Wednesday, March 08, 2006

An artistic success that sucks as social comment?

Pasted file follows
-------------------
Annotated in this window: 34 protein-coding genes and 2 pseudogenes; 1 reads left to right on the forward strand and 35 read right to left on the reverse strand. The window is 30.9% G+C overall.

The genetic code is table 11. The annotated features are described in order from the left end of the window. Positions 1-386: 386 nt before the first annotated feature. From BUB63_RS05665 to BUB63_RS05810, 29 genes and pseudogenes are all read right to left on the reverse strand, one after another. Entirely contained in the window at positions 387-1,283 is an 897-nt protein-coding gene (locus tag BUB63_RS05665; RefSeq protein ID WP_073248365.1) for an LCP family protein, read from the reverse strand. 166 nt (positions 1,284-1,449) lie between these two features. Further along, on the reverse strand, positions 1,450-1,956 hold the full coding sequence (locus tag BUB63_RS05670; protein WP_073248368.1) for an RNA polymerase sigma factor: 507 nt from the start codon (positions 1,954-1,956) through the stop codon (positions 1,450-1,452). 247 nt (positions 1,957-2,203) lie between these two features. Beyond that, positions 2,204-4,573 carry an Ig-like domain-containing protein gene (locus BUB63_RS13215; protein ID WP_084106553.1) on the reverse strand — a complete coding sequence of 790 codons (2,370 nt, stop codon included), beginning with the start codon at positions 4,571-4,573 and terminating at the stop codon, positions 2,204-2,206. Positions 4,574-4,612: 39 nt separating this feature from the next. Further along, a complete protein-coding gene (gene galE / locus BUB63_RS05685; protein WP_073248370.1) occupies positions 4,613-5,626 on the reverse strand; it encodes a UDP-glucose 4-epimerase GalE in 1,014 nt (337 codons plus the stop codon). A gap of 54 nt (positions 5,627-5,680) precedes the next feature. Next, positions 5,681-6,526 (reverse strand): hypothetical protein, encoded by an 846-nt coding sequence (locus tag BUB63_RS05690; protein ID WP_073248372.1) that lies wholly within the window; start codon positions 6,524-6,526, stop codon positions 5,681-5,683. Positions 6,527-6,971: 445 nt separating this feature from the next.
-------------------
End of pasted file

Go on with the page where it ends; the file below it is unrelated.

'What do Gyllenhaal and others mean when they say the film is important socially? They're not talking about its depiction of US society in the 60s and 70s, which is fleeting and narrow. Most of the action takes place in the Mid-West and the love affair unfolds in isolation on and around the desolate Brokeback Mountain; in many ways, the film is set outside of society. Rather, they are talking about its social impact now, and their hopes that the movie will change 'social attitudes' among the apparently gay-unfriendly or even homophobic masses. Singing the praises of Brokeback Mountain has become a shortcut to demonstrating your superiority over a certain class of people. What they really mean is that this film means more to them as an effort in social engineering than it does as an artistic endeavour...' More


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